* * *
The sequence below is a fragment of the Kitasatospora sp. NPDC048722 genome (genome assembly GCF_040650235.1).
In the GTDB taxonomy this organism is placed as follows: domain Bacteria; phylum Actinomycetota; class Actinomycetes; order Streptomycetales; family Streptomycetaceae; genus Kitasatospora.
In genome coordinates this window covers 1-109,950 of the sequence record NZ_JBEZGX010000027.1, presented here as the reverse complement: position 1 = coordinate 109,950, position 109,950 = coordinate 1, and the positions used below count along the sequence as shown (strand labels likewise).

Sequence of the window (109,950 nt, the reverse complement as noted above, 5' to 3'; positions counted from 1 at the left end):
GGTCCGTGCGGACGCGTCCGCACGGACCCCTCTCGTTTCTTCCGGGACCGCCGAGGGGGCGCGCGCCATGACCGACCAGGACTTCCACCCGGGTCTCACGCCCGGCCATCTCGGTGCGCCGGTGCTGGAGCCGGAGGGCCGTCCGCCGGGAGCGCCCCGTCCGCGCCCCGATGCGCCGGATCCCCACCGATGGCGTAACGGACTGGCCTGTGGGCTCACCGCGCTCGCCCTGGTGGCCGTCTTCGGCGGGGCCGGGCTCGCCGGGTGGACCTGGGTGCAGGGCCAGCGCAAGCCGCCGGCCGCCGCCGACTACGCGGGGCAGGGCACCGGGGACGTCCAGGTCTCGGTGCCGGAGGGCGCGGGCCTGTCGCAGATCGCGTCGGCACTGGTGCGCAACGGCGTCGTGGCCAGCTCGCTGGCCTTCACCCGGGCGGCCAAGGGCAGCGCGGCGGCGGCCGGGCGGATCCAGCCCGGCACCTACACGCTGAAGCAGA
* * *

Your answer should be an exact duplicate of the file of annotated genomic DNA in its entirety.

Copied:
The sequence below is a fragment of the Kitasatospora sp. NPDC048722 genome (genome assembly GCF_040650235.1).
In the GTDB taxonomy this organism is placed as follows: domain Bacteria; phylum Actinomycetota; class Actinomycetes; order Streptomycetales; family Streptomycetaceae; genus Kitasatospora.
In genome coordinates this window covers 1-109,950 of the sequence record NZ_JBEZGX010000027.1, presented here as the reverse complement: position 1 = coordinate 109,950, position 109,950 = coordinate 1, and the positions used below count along the sequence as shown (strand labels likewise).

Sequence of the window (109,950 nt, the reverse complement as noted above, 5' to 3'; positions counted from 1 at the left end):
GGTCCGTGCGGACGCGTCCGCACGGACCCCTCTCGTTTCTTCCGGGACCGCCGAGGGGGCGCGCGCCATGACCGACCAGGACTTCCACCCGGGTCTCACGCCCGGCCATCTCGGTGCGCCGGTGCTGGAGCCGGAGGGCCGTCCGCCGGGAGCGCCCCGTCCGCGCCCCGATGCGCCGGATCCCCACCGATGGCGTAACGGACTGGCCTGTGGGCTCACCGCGCTCGCCCTGGTGGCCGTCTTCGGCGGGGCCGGGCTCGCCGGGTGGACCTGGGTGCAGGGCCAGCGCAAGCCGCCGGCCGCCGCCGACTACGCGGGGCAGGGCACCGGGGACGTCCAGGTCTCGGTGCCGGAGGGCGCGGGCCTGTCGCAGATCGCGTCGGCACTGGTGCGCAACGGCGTCGTGGCCAGCTCGCTGGCCTTCACCCGGGCGGCCAAGGGCAGCGCGGCGGCGGCCGGGCGGATCCAGCCCGGCACCTACACGCTGAAGCAGA